I understand what you are trying to do and it "may" work, but I do have my doubts.  

It looks like you are wanting the VARO to give a different decision the "third" try.  VARO already denied, then supplemental claim, denied.  Instead of going to the VARO 3 times, my advice is to appeal to the BVA.  

The BVA decision makers are required to be fluent in "visual interpretation of English letters".   That is, they can read unlike VARO's.  To train as a rating specialist they show you a rubber stamp 'labled" denied, along with the ink, and train them to mark "denied" on each Vets claim.  There is no reason these people need to know how to read.  The letters "DENIED" have an arrow going up, so the rating specialist can tell whether the rubber " claim denied" stamp is upside down.  

Thank you. Do I need to re-submit Evidence VBA has but doesn’t read or 4138 the situation or just file the BVA appeal form and come back in few years? 

I will do all three.

 

Edited by armyvet05
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39 minutes ago, Vync said:

For what it's worth, I am SC for both sinusitis and migraines, so I am familiar with the rating criteria and symptoms of both. Sinus/regular headaches are significantly different than migraines. 

 

Here are my concerns about the IMO/DBQ:

Under SECTION II - MEDICAL HISTORY. "He also endorses migraine headache, but these are different...began after separation, and are not addressed in this report." This part says you indicate having migraines, but doesn't develop the contention.

Under SECTION III - SYMPTOMS, 3B is checked NO, which are symptoms frequently experienced by migraine sufferers.

Under SECTION IV - PROSTRATING ATTACKS OF HEADACHE PAIN, 4A migraine/prostrating is checked NO, but 4B non-migraine/prostrating is checked YES. 

 

 

Migraines tend to have different phases. Look up premonitory, aura, and postdrome phases to learn more.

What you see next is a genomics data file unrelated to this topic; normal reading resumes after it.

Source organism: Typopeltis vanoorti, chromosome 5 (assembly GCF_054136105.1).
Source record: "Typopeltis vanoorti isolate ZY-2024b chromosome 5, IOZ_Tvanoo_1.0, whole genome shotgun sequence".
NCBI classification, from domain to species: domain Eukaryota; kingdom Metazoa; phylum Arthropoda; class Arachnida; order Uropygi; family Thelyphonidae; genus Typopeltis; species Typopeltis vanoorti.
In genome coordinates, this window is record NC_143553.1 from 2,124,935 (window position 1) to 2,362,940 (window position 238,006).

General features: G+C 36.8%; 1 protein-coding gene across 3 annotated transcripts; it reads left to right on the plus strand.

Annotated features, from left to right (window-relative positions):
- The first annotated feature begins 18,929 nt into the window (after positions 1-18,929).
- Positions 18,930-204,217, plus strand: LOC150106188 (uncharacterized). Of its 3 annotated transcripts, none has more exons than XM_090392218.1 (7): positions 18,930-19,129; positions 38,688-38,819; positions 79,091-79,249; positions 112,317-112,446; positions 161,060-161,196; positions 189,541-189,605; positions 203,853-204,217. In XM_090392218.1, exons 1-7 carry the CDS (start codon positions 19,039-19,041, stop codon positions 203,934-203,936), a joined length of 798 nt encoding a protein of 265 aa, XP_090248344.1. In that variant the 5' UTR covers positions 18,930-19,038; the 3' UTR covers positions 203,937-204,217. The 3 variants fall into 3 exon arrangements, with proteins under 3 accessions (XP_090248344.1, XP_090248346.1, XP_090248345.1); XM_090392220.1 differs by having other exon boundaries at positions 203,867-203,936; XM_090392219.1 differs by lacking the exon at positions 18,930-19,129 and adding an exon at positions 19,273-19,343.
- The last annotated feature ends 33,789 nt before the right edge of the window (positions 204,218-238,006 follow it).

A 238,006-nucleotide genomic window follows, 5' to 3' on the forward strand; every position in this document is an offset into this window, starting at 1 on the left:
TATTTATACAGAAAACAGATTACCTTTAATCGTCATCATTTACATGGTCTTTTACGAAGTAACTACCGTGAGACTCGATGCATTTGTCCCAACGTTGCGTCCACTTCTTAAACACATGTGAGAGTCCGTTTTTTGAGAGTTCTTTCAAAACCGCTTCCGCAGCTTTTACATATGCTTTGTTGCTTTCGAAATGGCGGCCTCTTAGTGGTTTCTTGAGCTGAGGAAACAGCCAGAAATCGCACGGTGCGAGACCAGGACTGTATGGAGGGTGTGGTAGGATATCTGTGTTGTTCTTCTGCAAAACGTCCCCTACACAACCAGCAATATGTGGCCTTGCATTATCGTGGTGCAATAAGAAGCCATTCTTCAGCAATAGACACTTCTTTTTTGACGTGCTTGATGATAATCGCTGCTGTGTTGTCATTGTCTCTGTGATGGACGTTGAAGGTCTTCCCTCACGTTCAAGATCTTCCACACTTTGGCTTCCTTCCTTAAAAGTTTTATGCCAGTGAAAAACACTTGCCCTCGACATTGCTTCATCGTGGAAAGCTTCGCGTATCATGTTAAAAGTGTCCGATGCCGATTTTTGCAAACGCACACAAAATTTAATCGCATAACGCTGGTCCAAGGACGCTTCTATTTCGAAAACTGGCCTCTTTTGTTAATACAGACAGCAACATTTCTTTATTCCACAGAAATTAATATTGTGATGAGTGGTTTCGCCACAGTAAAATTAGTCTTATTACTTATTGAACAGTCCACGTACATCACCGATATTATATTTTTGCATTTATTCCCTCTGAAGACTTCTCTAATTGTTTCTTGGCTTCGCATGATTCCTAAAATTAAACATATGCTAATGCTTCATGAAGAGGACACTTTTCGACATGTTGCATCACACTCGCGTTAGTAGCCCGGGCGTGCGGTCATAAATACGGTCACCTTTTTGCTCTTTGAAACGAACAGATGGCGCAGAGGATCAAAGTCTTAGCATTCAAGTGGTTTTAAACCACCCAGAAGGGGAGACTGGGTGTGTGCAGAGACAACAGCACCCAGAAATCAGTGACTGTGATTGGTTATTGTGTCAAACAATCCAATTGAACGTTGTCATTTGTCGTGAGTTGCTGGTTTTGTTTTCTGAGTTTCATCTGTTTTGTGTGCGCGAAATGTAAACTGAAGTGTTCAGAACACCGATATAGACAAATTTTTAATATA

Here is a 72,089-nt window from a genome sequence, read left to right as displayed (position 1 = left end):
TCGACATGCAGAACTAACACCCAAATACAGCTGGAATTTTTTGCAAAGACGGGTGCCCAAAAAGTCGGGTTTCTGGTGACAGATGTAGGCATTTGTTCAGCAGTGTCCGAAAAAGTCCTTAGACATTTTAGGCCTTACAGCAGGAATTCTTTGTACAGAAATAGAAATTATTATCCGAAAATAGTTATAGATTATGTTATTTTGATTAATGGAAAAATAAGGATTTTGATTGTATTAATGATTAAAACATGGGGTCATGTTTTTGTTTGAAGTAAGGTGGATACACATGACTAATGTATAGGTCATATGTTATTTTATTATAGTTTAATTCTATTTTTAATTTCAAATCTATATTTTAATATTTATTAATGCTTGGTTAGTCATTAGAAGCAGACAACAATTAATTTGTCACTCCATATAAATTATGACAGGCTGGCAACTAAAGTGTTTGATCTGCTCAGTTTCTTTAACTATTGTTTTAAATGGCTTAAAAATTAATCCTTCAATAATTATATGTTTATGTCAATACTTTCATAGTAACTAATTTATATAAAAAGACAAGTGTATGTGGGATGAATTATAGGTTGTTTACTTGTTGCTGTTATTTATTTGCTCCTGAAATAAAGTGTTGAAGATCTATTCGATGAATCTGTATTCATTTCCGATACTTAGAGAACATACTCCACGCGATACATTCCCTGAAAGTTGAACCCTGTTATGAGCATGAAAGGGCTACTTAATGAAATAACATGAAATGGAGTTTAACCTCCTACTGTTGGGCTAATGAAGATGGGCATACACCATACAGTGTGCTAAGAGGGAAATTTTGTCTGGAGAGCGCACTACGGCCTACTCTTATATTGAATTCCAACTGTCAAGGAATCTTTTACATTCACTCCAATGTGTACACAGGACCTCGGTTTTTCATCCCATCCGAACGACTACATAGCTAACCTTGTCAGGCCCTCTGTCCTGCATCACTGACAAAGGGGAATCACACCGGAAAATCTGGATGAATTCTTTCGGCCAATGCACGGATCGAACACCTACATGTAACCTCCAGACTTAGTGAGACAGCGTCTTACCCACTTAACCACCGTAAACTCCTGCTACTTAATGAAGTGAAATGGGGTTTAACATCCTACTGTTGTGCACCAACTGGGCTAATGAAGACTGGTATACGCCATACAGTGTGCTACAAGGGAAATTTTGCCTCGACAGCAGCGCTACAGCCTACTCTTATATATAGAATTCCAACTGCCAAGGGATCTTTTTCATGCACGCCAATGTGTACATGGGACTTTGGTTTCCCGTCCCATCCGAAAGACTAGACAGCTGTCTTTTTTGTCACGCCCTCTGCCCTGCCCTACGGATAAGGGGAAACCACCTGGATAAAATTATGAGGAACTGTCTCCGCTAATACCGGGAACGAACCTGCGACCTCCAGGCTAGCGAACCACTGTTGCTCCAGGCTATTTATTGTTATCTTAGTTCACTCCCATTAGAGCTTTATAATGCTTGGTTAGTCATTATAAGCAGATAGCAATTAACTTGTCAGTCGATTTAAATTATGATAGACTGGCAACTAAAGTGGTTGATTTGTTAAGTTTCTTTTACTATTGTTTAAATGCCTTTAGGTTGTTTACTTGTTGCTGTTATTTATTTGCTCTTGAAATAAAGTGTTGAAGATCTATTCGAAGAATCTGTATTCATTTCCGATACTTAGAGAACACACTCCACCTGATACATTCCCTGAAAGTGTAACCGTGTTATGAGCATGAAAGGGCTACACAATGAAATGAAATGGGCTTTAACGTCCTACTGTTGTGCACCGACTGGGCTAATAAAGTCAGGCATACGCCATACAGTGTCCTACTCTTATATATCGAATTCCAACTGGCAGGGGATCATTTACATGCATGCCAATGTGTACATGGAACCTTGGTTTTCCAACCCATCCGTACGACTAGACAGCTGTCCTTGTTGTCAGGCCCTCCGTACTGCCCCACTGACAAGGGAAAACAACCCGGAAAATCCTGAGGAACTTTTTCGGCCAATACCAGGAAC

Migraine symptoms also differ. For you, absence of notable symptoms under 3B and 4A are probably key obstacles to getting a migraine rating. Migraines impact the body differently and can be very debilitating. Mine can literally take me out of commission and residual symptoms can last for hours or days. They cause me to have nausea, sensitivity to light/sounds/smells, blurred vision, nausea, and intense throbbing pain on the sides of my head that goes down my neck into my arms and hands. The best way I could describe it is as being a tormenting experience. I wanted to give you an idea of what I have notices.

The rating decision did hint that some of your sinus headaches may in fact be migraines. It is very likely you do get them, but might have attributed the symptoms to something other than a migraine. Learn more about them and consider keeping a migraine diary. For example, when you feel one coming on, keep track of how long it lasts, what makes it better or worse, and most importantly the specific symptoms. My migraines did not really begin until after the military extracted my third molars and left me with TMJ. When I filed my claim years later, I included a migraine diary containing about three months of notes.

I thank you and I’m tracking. Valette and Team saw the file, I broke my orbital socket and max sinus cavity from blunt trauma, well documented in service as we had a brawl at Aberdeen Proving Grounds that left every body jacked up. Even drills. Hell,  they closed it down after that and moved to Lee. Have post service TBI but SC Ears, Face and Cervical Compression Fracture C7-8 T1. 

Dont know now how to claim it?

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14 hours ago, armyvet05 said:

I thank you and I’m tracking. Valette and Team saw the file, I broke my orbital socket and max sinus cavity from blunt trauma, well documented in service as we had a brawl at Aberdeen Proving Grounds that left every body jacked up. Even drills. Hell,  they closed it down after that and moved to Lee. Have post service TBI but SC Ears, Face and Cervical Compression Fracture C7-8 T1.